Two Point Campus mixes strategy with eccentricity

Two Point Campus mixes strategy with eccentricity

Oh, college. A place to study. A place to meet. A place to go to food class to make a giant burger, go to a guest speaker for tutoring, take a nap in the library, take another quick nap in the hallway, make a move at the union party and maybe even blow a love trumpet.

Or maybe it’s just from my experience of Two Point Campus. This is the sequel to Two Point Hospital, from Two Point Games. It allows studies, the burger, private lessons and even the love trumpet. You’re tasked with building and running a dream university, which means you deal with students in all their sinister variety. It is a simulation game that understands that college is not just about studying, but also about learning about life.

As such, I found the game focused as much on extracurricular activities and making friends as it was on going to class. The focus is much more on relationships compared to Two Point Hospital. People are no longer mere fodder for a parade of strange diseases; students have personalities, likes, dislikes. It makes sense. This is not a short hospital stay, but three academic years in which I watch my students grow and flourish, receiving recognition for my (and their) achievements in graduation awards. of year.

By adding friendship items like benches and games, I’ve seen students bond together in a flurry of chatter, increasing their happiness. It’s all very warm. Best friends might even blow that aforementioned love trumpet (really, it’s a thing) or (cover your eyes) jump on a love bed together. Relationships are also inclusive – anyone can bond with anyone.

I built structures for students to engage outside of class, with the game explaining that I had to fulfill the three Rs: relax, rest, and relieve. I quickly formed a student union and organized parties and concerts, eager to give these students a taste of my own experience. The final game will also have various fun student clubs – in this preview a nap club was available so students could close their eyes in the hallways to regain energy – something I definitely could have done after these parties.

The lessons, however, remain central to campus life. The trailers showed a wide variety of lessons, from music lessons to knight school and magic lessons. As much as I wanted to build my own school of magical music, this overview was limited to three courses: Scientography, Visual Normalcy, and Gastronomy. The animation team had a blast here, conjuring up everything from exploding chemicals to whirring VR terminals and giant steaming cauldrons of delicious food. The campus and its inhabitants have many more visual details and reflections than before.

Finer details, such as wallpapers, flooring and staff outfits can also be customized

There’s a lot more to it than just diving into a themed classroom and watching the lessons unfold, too. I built multi-classroom lecture halls for teaching, apart from practical sessions, as well as a library and private classrooms for additional study. And by earning course points, I upgraded classes to increase students’ chances of getting top grades. This meant a frantic need for additional classrooms and space for study materials. (Tip: make sure your bookshelf is big enough, as you’ll need space for new reading materials.)

I was keen to try different lessons, but ultimately it’s up to you if you want your college to specialize. Maybe you want to focus only on Scientography, or maybe you want to tackle several topics. There are also bonuses for certain classes: gastronomy can improve the quality of food on campus, while music students can be entertained at concerts in the union.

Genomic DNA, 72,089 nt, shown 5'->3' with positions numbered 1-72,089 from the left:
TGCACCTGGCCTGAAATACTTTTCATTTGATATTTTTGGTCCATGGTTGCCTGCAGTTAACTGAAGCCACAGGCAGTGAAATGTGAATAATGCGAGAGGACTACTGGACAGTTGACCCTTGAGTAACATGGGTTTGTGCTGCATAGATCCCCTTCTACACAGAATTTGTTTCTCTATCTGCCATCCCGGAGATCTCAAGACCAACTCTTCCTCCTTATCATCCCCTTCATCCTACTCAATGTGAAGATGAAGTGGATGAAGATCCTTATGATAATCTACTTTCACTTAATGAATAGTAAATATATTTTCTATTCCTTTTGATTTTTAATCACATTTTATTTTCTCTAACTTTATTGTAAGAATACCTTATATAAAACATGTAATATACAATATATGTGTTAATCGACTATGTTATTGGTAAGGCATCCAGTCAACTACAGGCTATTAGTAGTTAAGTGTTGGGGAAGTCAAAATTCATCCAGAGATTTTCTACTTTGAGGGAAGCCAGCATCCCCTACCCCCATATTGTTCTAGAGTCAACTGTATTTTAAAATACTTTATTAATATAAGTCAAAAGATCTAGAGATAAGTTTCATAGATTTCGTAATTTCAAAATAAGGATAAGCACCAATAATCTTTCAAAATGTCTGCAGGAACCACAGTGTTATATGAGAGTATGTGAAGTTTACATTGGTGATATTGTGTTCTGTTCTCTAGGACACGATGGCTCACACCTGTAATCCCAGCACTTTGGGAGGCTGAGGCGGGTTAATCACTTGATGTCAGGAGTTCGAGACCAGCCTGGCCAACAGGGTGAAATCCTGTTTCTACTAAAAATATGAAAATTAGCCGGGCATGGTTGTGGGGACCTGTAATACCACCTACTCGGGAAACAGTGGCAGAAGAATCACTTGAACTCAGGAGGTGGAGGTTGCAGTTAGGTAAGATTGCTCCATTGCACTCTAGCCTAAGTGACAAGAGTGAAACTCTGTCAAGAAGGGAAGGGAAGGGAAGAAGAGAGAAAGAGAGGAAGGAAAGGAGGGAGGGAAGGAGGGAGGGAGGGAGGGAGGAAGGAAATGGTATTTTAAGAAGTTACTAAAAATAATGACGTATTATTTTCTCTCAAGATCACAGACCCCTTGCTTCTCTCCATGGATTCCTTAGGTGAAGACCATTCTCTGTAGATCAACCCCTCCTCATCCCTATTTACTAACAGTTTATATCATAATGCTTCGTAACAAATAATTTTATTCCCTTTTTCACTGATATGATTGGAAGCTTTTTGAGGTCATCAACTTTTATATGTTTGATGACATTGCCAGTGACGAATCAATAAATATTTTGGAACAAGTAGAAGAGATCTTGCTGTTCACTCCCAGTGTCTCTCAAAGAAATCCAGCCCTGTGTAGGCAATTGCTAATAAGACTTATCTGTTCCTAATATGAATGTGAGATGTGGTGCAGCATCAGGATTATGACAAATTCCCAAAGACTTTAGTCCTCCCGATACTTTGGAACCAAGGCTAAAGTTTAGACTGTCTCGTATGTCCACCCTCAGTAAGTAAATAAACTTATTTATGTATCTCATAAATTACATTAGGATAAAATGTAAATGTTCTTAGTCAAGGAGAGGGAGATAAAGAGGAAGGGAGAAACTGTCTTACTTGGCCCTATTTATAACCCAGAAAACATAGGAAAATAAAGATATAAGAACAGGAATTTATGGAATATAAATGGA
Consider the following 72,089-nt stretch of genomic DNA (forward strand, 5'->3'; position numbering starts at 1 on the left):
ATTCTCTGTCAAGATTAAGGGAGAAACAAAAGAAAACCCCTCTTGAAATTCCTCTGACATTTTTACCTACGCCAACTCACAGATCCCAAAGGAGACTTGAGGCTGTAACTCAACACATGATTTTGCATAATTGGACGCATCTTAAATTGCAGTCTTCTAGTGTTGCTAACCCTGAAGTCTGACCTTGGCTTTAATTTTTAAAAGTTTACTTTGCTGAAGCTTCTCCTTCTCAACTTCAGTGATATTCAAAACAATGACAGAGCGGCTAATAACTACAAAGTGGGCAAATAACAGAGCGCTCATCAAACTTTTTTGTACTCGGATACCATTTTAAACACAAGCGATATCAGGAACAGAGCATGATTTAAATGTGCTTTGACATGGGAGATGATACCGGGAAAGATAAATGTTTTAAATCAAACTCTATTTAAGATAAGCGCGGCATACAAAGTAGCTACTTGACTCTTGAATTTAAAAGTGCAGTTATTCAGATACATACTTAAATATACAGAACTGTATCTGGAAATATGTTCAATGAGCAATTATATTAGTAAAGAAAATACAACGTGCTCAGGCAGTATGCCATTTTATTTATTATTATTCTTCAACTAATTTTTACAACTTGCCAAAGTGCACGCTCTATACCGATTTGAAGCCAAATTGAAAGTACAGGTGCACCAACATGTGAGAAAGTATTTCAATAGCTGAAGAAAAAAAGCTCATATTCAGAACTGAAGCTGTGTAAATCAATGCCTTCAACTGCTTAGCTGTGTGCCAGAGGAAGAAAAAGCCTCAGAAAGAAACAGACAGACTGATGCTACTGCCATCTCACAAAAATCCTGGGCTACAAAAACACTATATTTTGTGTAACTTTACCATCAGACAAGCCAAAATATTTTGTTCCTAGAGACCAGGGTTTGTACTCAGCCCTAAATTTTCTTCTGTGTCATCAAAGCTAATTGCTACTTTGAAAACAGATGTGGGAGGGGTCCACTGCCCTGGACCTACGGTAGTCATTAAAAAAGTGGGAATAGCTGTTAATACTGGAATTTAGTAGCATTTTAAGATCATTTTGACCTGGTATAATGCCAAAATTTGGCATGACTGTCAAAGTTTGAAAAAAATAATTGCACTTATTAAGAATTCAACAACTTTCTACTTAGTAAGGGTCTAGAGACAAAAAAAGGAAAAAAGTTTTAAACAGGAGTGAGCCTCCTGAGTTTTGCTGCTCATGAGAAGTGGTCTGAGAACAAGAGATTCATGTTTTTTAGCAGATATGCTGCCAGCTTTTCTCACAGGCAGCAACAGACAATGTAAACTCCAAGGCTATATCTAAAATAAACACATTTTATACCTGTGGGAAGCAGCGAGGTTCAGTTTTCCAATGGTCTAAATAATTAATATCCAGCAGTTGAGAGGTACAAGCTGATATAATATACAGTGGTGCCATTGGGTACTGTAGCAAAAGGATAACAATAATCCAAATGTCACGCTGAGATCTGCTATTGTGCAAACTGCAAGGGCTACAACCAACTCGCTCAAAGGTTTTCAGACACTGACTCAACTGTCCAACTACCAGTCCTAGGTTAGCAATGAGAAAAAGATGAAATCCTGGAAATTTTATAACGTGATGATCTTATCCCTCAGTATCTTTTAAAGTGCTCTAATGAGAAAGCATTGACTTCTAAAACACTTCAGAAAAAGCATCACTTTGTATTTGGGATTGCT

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There are so many layers of nested systems actually. I had to fill my campus with study and entertainment rooms, in addition to dormitories and bathrooms. I needed to manage book time with fun time. I made sure the students were happy and got the best grades, and I also organized teacher training. And I had to do all of this while maintaining hygiene levels and attractiveness.

Yet I never felt overwhelmed. The developers have spent a lot of time onboarding players, with simple missions designed to slowly engage with the many systems – although some options might require a bit more sign-in. A summer break between each school year provides a welcome space to make upgrades and adjustments before starting the next term. And with a sandbox mode on the way, I’ll finally be able to put everything I’ve learned into practice in a kind of final exam of my own creation.

In an early series, Two Point Campus allows players to build outdoors

On top of all that, there are the many new customization options to fill the time with while students are busy working. I soon found myself wandering around campus adding decorative posters and ignoring calls for more study materials instead. There are countless decorations to unlock, from posters to furniture, that not only match the aesthetics of the school but also the students. As students fit into various stereotypes, it is possible to build a school to their liking.

With so much to do, I could easily get lost in Two Point Campus for hours – good job, I’m not a student with deadlines anymore. With all of its interlocking management systems, there’s a lot to consider, but I found it to be a lot of fun and its intuitive interface with some familiarity with Two Point Hospital. It’s hilarious too, complete with an 80s-style soundtrack and campus radio filled with pop culture references.

And with a look at what other lessons the trailers have taught, there’s so much more Two Point Campus nonsense to come. Believe me, this magical school of music is happening. As strategic as it is eccentric, Two Point Studios comes out with flying colors.

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